The late 1930s saw the first prohibition against marijuana usage. Decriminalization began in the 1970s in Oregon and it took twenty years for California to become the first state to legalize cannabis for medical use. Another twenty years later has seen the majority of states follow suit, with several states now also legalizing cannabis for recreational use as well.
Even with the slow acceptance as a legitimate industry, however, there are many people who are still squeamish when it comes to branching into this once volatile sector. While some of these myths may have been true in the past, they are no longer an issue.
Some people nowadays might shy away from opening a cannabis dispensary out of fear that no banks would get involved. In addition to not getting any loans approved, it would also mean no account to store revenue. There is a wide-held belief that any company associated with the production, distribution, or sale of marijuana can only operate on a cash-only basis. Understandably, this can cause anxiety for the stakeholders, growers, dispensary owners, and distributors. The truth is that the cannabis industry is slowly being recognized as a legitimate business by certain parties. In late 2019, the U.S. House of Representatives voted to advance legislation that would allow banks to provide services to cannabis companies in states where it is already sold legally.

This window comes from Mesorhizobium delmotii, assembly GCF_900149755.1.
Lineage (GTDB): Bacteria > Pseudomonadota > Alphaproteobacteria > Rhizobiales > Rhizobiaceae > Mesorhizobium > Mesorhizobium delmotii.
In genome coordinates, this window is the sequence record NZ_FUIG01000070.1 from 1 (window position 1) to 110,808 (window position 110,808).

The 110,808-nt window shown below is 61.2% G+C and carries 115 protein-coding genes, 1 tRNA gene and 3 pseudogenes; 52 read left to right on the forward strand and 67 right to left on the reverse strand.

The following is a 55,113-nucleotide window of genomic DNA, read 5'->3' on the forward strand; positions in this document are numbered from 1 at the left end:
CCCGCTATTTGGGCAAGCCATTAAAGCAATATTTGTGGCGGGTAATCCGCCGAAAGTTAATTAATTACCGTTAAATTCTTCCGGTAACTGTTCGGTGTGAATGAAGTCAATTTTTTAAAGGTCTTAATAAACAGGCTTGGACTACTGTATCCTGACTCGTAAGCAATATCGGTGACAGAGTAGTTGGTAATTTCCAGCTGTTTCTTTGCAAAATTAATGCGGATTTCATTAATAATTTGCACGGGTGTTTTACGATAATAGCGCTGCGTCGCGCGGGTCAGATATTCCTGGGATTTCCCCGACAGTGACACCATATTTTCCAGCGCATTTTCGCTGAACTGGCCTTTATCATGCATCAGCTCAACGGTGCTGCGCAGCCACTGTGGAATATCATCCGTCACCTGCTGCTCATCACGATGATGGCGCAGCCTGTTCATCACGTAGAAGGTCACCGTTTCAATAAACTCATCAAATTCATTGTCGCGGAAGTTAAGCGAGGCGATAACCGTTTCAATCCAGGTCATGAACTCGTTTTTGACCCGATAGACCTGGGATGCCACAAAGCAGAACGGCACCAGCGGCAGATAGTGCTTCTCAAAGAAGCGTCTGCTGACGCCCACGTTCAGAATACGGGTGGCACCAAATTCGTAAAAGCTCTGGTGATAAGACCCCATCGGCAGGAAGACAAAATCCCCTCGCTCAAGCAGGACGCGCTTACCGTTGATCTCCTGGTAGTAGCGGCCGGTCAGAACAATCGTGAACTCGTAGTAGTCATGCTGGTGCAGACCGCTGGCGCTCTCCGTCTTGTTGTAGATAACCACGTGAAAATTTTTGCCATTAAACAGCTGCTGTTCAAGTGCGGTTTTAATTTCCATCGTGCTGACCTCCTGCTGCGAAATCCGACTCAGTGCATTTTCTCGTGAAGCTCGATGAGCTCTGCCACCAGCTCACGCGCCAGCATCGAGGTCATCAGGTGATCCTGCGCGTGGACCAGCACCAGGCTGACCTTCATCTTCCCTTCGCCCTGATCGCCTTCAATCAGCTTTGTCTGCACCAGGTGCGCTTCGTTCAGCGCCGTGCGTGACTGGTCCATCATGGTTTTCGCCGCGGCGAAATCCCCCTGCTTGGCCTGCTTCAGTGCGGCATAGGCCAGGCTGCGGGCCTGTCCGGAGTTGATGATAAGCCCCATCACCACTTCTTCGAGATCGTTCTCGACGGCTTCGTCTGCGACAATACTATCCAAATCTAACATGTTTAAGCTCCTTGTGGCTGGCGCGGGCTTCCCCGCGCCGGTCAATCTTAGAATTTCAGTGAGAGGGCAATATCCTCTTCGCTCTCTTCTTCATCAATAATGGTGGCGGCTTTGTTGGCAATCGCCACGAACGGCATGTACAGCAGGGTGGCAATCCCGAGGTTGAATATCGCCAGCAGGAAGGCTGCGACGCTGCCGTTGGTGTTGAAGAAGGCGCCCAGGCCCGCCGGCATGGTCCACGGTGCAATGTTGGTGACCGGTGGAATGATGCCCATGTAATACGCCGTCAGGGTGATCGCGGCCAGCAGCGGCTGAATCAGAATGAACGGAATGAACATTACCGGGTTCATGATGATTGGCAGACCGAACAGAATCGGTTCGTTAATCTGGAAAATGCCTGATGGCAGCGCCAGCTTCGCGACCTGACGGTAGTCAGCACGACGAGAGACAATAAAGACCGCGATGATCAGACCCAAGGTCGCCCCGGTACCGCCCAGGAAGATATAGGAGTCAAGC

Another myth about the cannabis industry is that the medical side of the industry will always be hurt by the stigma of the recreational side. This was perpetuated by a lack of regulation in California, leading to recreational users getting cannabis prescriptions for a multitude of reasons. Now that states are regulating the differences more effectively, the industry is separating and the prediction is that it will be two separate entities within the next 15 years.
Now that the marijuana industry is no longer the cloak and dagger world it used to be, some people wonder if this will mean a drastic drop in price. It is true that a lack of supply to meet demand would drive up prices in an age of prohibition, and removing the risk does equate to reducing the high cost of protection. However, capitalism and a free market system create new costs such as taxes, storefronts, and employees. In addition, there will always be a range of luxury strains that target different population groups. Much like with wine, there will be a high-end and a low-end version catering to different demographics.